In holding the dream fast it does not gain in strength. On the contrary it diminishes in strength. Consciousness, however, is thereby induced to supply its own strength. The same thing happens here in the soul. It is just as it is when, in physical life, one transforms a solid into steam. The solid has its own boundaries on all sides. One can touch these boundaries. They exist in themselves. If one transforms the solid into steam, then one must enclose it within solid boundaries so that it will not escape. Similarly the soul, if it would hold fast the dream while awake, must shape itself, as it were, into a strong container. It must strengthen itself from within.

The soul does not need to effect this strengthening when it perceives the images of the external world. Then the relationship of the body to the external world takes care that the soul is aroused to retain these images. If, however, the waking soul is to dream in sensory unreality, then it must hold fast this sensory unreality by its own strength.

In the fully conscious representation [Vorstellen] of sensory unreality one develops the strength to behold the spiritual reality.

In the dream state the autonomous activity of the soul is weak. The fleeting dream content overpowers this autonomous activity. This supremacy of the dream causes the soul to take the dream for reality. In ordinary waking consciousness the autonomous activity experiences itself as reality along with the reality of the sense world. This autonomous activity, however, cannot behold [anschauen] itself; its vision is occupied with the images of sense reality. If the autonomous activity learns to maintain itself by consciously filling itself with content unreal to the senses, then, little by little, it also brings to life self-contemplation [Anschaung] within itself. Then, it does not simply direct its gaze away from outer observation and back upon itself; it strides as soul activity backward and discovers itself as spiritual entity; this now becomes the content of its vision [Anschaung].

While the soul thus discovers itself within itself, the nature of dreaming is even more illumined for it. The soul discerns clearly what before it could only surmise: that dreaming does not cease in the waking state. It continues. The feeble activity of the dream, however, is drowned by the content of sense perception. Behind the brightness of consciousness, filled with the images of sense reality, there glimmers a dream world. And this world, while the soul is awake, is not illusory like the dream world of semi-consciousness. In the waking state man dreams—beneath the threshold of consciousness—about the inner processes of his body. While the external world is seen through the eye and is present in [vorgestallt] the soul, there lives in the background the dim dream of inner occurrences. Through the strengthening of the autonomous activity of the soul the vision of the external world is gradually dampened to the dimness of dream, and the vision of the inner world, in its reality, brightens.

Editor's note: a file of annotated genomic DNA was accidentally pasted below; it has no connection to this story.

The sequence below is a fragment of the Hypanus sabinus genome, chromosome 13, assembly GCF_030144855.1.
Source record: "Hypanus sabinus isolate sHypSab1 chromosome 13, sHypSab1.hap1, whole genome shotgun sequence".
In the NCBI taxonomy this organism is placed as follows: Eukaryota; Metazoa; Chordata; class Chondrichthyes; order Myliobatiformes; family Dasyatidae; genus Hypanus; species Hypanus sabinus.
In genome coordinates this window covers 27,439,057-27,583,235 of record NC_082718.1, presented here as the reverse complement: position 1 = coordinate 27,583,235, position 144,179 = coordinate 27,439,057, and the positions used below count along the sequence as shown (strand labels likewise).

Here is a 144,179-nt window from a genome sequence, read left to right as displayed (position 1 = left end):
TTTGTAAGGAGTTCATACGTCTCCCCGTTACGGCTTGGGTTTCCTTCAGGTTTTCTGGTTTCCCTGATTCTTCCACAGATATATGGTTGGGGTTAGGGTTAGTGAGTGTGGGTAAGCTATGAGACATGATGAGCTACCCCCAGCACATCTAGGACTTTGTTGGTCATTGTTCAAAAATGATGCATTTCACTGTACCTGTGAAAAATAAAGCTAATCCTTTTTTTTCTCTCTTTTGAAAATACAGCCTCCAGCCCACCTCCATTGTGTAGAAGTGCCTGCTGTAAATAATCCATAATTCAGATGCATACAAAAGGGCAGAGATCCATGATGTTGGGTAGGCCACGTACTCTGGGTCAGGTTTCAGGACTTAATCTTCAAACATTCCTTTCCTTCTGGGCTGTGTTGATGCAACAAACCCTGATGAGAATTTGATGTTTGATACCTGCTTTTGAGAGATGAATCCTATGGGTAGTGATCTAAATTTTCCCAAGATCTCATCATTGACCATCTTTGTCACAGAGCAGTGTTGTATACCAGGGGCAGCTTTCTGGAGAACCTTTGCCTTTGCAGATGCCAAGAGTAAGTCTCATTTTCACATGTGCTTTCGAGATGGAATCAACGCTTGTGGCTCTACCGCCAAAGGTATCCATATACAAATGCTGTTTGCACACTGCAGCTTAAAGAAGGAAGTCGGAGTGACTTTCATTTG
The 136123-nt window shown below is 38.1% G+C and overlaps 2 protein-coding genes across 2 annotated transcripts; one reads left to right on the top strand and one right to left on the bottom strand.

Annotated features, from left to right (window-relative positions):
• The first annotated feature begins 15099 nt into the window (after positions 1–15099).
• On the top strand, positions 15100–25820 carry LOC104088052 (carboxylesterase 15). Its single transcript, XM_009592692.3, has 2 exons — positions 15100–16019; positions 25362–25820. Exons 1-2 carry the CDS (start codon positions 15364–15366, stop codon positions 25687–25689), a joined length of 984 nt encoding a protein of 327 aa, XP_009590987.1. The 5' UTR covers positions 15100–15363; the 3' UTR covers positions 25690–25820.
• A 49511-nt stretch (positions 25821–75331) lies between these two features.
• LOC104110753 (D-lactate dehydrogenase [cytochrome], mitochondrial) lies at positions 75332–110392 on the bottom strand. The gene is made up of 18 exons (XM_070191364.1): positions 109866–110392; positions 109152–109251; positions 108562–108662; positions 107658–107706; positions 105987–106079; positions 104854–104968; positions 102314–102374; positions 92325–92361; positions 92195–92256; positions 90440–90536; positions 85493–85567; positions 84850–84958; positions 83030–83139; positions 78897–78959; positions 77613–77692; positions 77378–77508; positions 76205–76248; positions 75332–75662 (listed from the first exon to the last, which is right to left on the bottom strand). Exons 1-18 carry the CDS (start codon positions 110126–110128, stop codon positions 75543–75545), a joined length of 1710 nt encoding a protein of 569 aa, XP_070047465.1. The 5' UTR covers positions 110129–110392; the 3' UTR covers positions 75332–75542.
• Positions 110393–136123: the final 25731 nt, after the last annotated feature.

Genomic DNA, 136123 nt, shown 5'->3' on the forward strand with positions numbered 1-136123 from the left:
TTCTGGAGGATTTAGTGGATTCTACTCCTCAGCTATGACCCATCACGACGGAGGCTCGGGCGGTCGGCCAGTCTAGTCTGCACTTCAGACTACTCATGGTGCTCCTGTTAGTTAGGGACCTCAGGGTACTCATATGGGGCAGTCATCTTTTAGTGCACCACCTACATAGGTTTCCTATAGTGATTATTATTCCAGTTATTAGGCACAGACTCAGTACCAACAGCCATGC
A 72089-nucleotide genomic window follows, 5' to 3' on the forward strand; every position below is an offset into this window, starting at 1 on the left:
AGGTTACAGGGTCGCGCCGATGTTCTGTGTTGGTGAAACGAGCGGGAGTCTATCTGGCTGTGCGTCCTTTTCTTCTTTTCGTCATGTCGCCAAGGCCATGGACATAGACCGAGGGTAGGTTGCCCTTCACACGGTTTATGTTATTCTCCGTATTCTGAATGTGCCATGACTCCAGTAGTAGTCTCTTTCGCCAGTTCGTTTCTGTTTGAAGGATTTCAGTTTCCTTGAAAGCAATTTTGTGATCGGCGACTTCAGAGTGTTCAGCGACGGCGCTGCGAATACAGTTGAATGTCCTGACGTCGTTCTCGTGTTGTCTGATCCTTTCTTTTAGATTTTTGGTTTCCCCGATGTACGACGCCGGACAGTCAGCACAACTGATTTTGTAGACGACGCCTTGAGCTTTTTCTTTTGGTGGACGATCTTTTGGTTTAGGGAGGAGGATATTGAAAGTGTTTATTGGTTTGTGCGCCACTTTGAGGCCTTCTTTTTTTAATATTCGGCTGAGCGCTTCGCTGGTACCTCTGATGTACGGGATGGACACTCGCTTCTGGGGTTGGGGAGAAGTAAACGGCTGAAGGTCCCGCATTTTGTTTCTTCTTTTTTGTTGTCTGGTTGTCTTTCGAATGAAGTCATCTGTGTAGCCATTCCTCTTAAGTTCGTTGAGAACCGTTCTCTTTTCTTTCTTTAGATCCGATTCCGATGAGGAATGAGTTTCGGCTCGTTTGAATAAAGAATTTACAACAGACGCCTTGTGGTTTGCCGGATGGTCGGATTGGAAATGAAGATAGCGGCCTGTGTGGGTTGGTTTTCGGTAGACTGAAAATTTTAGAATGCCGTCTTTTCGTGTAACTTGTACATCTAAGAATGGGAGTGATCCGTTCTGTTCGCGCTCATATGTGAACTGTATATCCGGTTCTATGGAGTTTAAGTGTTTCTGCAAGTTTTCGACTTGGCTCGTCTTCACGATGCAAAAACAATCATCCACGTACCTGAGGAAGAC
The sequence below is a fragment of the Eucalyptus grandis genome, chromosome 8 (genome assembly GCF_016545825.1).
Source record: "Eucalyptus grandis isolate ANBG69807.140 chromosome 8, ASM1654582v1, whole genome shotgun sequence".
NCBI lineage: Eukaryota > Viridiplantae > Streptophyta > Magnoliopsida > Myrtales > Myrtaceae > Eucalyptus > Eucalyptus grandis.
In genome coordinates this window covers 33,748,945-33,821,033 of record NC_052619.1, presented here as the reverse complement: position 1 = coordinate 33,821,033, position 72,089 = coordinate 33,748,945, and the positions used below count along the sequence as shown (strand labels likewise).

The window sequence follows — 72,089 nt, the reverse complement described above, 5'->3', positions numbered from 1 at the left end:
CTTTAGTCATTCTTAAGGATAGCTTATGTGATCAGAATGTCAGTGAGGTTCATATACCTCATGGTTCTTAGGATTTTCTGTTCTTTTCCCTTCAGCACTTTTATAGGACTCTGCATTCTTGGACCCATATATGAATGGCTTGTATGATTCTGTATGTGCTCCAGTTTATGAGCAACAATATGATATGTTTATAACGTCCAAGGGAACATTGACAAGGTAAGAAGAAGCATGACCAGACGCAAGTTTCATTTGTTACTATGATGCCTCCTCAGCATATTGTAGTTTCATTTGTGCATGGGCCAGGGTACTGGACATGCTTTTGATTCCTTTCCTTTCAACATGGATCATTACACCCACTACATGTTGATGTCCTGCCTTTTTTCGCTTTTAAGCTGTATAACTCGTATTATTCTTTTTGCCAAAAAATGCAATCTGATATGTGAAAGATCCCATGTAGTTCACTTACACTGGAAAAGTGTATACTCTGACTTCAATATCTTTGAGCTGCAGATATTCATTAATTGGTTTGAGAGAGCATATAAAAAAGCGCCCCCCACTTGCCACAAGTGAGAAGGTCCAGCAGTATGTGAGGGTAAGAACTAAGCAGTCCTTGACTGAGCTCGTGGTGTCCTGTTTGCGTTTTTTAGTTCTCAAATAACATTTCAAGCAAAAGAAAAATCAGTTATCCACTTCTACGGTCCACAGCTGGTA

In its vision of the external world the soul is receptive; it experiences the external world as the creative principle and the soul's own content as created in the image of the external world. In the inner vision, the soul recognizes itself to be the creative principle. And one's own body is revealed as created in the image of the soul. Thoughts of the external world are to be felt [empfunden] as images of the beings and processes of the external world. To the soul's true vision, achieved in the way described, the human body can be felt [empfunden] only as the image of the human soul which is spiritual.

In dreams, the soul activity is loosened from its firm union with the body, which it maintains in the ordinary waking state; it still retains, however, the loose relationship that fills it with the symbolic images of bodily senses and with the memory experiences that also are acquired through the body. In spiritual vision of itself the soul so grows in strength that its own higher reality becomes discernible, and the body becomes recognizable in its character of a reflected image of this reality.